Research: Florida Getting Better At Protecting Homes From Hurricanes

Jun 29, 2005

New Florida homes withstood last year's four hurricanes better than their older counterparts -- thanks in large measure to continued improvements in the state's hurricane building code, say University of Florida engineers.

UF engineering researchers have completed one of the most extensive studies of how homes built before and after Florida's latest building code held up against Charley, Frances, Jeanne and Ivan.

Their conclusion: Homes built under the Florida Building Code that became effective in 2002 sustained less damage on average than those built between 1994 and 2001 under the Standard Building Code. Homes completed before 1994, meanwhile, fared worse.

"The iterations and changes over the years to the codes Florida uses have made a measurable difference," said Kurt Gurley, a UF associate professor of civil engineering and the lead investigator on the project.

The engineers, whose study of 200 homes was funded with a $90,000 grant from the Florida Building Commission through the Florida Department of Community Affairs, present their report today at the FBC's meeting in St. Petersburg. A subcommittee will mull the study as well as other research and information to help steer recommendations for possible new code changes later this year.

The UF research is important because it demonstrates that quality codes are a key part of the prescription against hurricane damage, said Jeff Burton, building code manager at the Tampa-based Institute for Business & Home Safety, a building safety advocacy group whose engineering experts participated in the study. That's especially true outside Florida, already considered the nation's leader in wind protection codes, Burton said.

"Comparatively speaking, there are other states that have no codes that have a high probability of a hurricane making landfall," he said. "In my line of work, I go to various states and try to educate them. Unless you have proof that they need codes, number one, and number two, that they actually work, it's a hard sell."

Gurley's team, which also included engineers from Florida International University and Florida A&M University, compared homes in the path of the highest wind zones generated by the hurricanes.

The study did not formally include homes built before 1994, when the Standard Building Code's high wind standard became widely used in coastal areas. However, the researchers got a good idea of damage to pre-1994 homes as a result of their visits to storm-damaged neighborhoods.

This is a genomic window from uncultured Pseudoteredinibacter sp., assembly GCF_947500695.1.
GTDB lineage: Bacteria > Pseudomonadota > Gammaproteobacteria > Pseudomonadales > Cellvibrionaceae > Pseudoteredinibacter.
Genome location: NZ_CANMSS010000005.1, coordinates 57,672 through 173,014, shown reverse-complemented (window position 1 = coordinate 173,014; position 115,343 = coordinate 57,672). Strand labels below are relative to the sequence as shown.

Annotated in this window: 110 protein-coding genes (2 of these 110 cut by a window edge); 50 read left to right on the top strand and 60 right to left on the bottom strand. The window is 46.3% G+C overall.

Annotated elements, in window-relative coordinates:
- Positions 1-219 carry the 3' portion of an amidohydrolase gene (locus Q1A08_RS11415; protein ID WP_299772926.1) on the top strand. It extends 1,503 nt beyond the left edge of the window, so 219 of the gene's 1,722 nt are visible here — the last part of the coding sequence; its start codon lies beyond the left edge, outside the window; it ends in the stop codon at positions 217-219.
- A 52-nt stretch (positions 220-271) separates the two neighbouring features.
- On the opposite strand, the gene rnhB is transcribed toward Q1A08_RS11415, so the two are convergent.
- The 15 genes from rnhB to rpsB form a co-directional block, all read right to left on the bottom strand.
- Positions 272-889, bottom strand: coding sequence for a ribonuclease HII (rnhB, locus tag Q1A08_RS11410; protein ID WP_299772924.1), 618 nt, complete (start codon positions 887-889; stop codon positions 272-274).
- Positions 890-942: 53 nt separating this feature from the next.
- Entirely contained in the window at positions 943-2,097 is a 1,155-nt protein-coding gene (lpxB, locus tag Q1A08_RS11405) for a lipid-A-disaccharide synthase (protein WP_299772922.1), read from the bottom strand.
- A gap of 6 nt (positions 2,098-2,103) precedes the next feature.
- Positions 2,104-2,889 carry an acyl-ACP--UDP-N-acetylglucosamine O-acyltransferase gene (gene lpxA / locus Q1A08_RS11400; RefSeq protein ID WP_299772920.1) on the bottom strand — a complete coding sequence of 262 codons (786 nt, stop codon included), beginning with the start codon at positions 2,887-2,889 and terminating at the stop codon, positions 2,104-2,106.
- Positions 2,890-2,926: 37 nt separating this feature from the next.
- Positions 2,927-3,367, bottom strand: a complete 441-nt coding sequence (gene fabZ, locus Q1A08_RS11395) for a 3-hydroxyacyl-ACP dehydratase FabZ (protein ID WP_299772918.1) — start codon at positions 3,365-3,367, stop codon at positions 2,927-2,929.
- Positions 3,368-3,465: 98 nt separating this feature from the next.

The engineers interviewed homeowners, examined photos and other records of damage and inspected homes for construction method -- noting, for example, the size and spacing of nails used to affix roofing plywood to rafters. Besides Gurley, the UF team included civil engineering graduate student Rob Davis, Jimmy Jesteadt, Sean-Paul Ferrera, Ryan Chancey, and Luis Aponte, as well as undergraduate students.

Among the group's findings: Shingle-roofed homes built under the 2002 code retained more asphalt shingles than homes built under the 1994 code. Retaining shingles is critical in hurricanes because loss of too many can compromise the roof, allowing rain to enter the attic and living space. The new code requires shingles rated to withstand higher winds than the previous code.

In Charlotte County, for example, nearly 30 percent of the surveyed homes built under the new code that faced Hurricane Charley's highest recorded wind gusts – as high as 150 mph – had no shingle damage. But every surveyed home built under the previous code experienced at least some shingle loss. Among those homes that did lose shingles, meanwhile, very few surveyed new homes experienced a loss of more than 10 percent. But 10 percent was the minimum for older homes, with many losing far higher percentages. The benefits of the more rugged roof are clear in the study, but it can be tricky to determine the relative effects of code improvements from other issues such as aging, Gurley added.

The team also found that a recent requirement for reinforced garage doors proved very effective. Most of the homes surveyed were built with this requirement, and none had significant garage door damage. However, researchers saw many pre-1994 homes whose weaker garage doors were blown off their tracks, a failure that often allowed wind to enter the house, damage the contents and attack the integrity of the roof from inside.

Despite the noticeable improvement in performance among new homes versus old homes, homes built under the newest code did not survive unscathed, Gurley said. Common failures among new homes include soffits, or vents located underneath roof overhangs to allow air to circulate through the attic. Wind sometimes damaged or blew out these soffits, allowing wind-driven rain to enter the attic, soaking insulation and even damaging ceilings and home contents in some cases, Gurley said.

Gurley said improving soffit performance is one area the Florida Building Commission will likely tackle in its next set of code revisions, among other issues. He said his research shows that although there will never be a perfect building code, Florida has a good track record of improving standards.

Source: University of Florida

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